Smile Politely

Market Watch: Sprouts and Bees

This weekend marks the final Sprouts at the Market for the year. Kids who attend will learn all about composting. This event is hosted by Common Ground Food Co-op.  Composting is really a great way to keep food scraps and other biodegradable items out of the landfill.  Did you know that human hair and fingernail clippings can be composted?  Yup! Plus what kid doesn’t love learning all about worms and dirt! This event is from 9-11:30 a.m. and is free. For more information about this fun event for 3-8 year olds, click here.

So, the weather here in C-U has been a bit unseasonal lately. It’s a little like Cloudy with a Chance of Meatballs, but instead of being pelted with giant food it’s 90 degrees in October, sporadically downpouring through sunshine and 115% humidity. The great news about the abysmal weather is that sunflowers are still thriving and available at the market. So, if you are looking for that last little bit of sunny yellow for the season, look no further than the market. So, grab a bunch while you are at the market this weekend and try to ignore the fact that it’s August weather.

Since it is actually October though, apples, pumpkins, greens, and an abundance of autumn produce are contiuning to crop up. This week be on the lookout for lots of different varieties of apples. I saw several different kinds last week, including some great baking varieties. If you aren’t sure what kinds of apples are good for what kinds of things, be sure to ask at the counter what the farmer recommends for their apples. And perhaps next week when the temps reach the mere 70s it’ll feel like time to fire up some pie recipes. This week there will also be lots of squash, zucchini, peppers, greens, and lettuce. I got some really delicious kale last week and I’ll be on the lookout for more this week, so you might want to get to the market early before I buy it all up.

Also, there are lots of options for homemade jams, jellies, and apple butter to spread on freshly made bread. Pekara is one of my perennial favorites for baguette, but there really are so many choices for great bread at the market. Additionally, there are cheese, eggs, free-range chickens, grass-fed beef, goat milk gelato, and many other tasty things to try before the season ends. I noticed a few of the meat vendors were taking larger orders for the winter in case you want to stock up.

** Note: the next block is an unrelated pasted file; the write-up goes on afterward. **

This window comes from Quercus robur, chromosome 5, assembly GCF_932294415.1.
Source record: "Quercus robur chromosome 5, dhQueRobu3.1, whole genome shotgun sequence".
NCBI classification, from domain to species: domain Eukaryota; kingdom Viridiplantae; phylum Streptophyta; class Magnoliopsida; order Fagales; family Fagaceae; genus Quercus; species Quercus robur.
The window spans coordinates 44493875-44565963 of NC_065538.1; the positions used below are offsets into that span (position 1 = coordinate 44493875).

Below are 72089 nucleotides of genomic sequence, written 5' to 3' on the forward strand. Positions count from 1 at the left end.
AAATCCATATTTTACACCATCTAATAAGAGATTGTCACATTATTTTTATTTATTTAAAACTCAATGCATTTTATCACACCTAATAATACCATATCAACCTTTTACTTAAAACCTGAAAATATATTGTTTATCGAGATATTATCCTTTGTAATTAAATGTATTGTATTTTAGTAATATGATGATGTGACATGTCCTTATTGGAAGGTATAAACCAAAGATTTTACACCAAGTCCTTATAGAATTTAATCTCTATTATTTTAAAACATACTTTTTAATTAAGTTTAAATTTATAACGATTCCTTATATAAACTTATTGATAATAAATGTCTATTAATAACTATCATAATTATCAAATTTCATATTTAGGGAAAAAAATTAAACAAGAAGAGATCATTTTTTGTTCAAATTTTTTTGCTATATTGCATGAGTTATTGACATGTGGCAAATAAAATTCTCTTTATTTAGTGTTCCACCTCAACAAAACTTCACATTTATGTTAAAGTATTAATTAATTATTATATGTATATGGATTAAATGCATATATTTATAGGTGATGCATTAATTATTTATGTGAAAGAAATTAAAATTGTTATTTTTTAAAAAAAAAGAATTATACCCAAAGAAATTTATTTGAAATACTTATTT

Finally, I wanted to put a little plug in for the bees, the humble bumble as it were.  The bee population around the country is steadily declining and that is bad for both humans and bees alike. Bees do a lot of the work to make sure our food grows—especially delicious things like blueberries, almonds, and strawberries, just to name a few. Bees are a very important part of our ecosystem. If you buy honey or other bee related products, please consider buying from local beekeepers at the market or the Co-op; this helps to support local populations of bees and keep bee colonies alive and thriving in our communities.

Forms of payment: All vendors accept cash, and a few may take checks. Some vendors have  card readers on their smart phones, but I haven’t seen too many of those. See information about LINK tokens here. If you run out of cash at the market, there is an ATM in the Lincoln Square Mall. 

Parking: Free parking is available in the parking lots surrounding Lincoln Square Mall and the lot south of Illinois Street. Bike parking is also available at the entrances to the mall and at the bike corral area past the entrance to the market off of Illinois. 

Information:  You can follow the market on Facebook and twitter. Sign up for market mail here.  If you want more information you can email Market Director Natalie Kenny Marquez  or call her at 217.384.2319. And check out their flickr for some gorgeous photos of the market.  

The market runs from 7 a.m. to noon every Saturday through November 2. All events are scheduled rain or shine. C-U at the Market!

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